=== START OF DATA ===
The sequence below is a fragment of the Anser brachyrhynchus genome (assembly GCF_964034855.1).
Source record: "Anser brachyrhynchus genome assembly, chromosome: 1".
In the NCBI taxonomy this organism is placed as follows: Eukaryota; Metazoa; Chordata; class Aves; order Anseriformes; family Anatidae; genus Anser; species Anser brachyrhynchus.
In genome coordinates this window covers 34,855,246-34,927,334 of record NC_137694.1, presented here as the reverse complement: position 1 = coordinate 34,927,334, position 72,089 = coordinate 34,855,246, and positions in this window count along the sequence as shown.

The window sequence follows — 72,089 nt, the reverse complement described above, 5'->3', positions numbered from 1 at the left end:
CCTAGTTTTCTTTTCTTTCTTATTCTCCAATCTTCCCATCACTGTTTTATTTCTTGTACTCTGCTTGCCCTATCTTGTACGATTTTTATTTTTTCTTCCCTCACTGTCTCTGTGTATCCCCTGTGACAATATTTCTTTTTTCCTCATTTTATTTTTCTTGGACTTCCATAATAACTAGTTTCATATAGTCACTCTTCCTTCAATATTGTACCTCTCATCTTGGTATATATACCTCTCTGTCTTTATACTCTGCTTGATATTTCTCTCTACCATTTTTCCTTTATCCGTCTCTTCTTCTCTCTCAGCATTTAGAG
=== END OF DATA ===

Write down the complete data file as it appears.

The sequence below is a fragment of the Anser brachyrhynchus genome (assembly GCF_964034855.1).
Source record: "Anser brachyrhynchus genome assembly, chromosome: 1".
In the NCBI taxonomy this organism is placed as follows: Eukaryota; Metazoa; Chordata; class Aves; order Anseriformes; family Anatidae; genus Anser; species Anser brachyrhynchus.
In genome coordinates this window covers 34,855,246-34,927,334 of record NC_137694.1, presented here as the reverse complement: position 1 = coordinate 34,927,334, position 72,089 = coordinate 34,855,246, and positions in this window count along the sequence as shown.

The window sequence follows — 72,089 nt, the reverse complement described above, 5'->3', positions numbered from 1 at the left end:
CCTAGTTTTCTTTTCTTTCTTATTCTCCAATCTTCCCATCACTGTTTTATTTCTTGTACTCTGCTTGCCCTATCTTGTACGATTTTTATTTTTTCTTCCCTCACTGTCTCTGTGTATCCCCTGTGACAATATTTCTTTTTTCCTCATTTTATTTTTCTTGGACTTCCATAATAACTAGTTTCATATAGTCACTCTTCCTTCAATATTGTACCTCTCATCTTGGTATATATACCTCTCTGTCTTTATACTCTGCTTGATATTTCTCTCTACCATTTTTCCTTTATCCGTCTCTTCTTCTCTCTCAGCATTTAGAG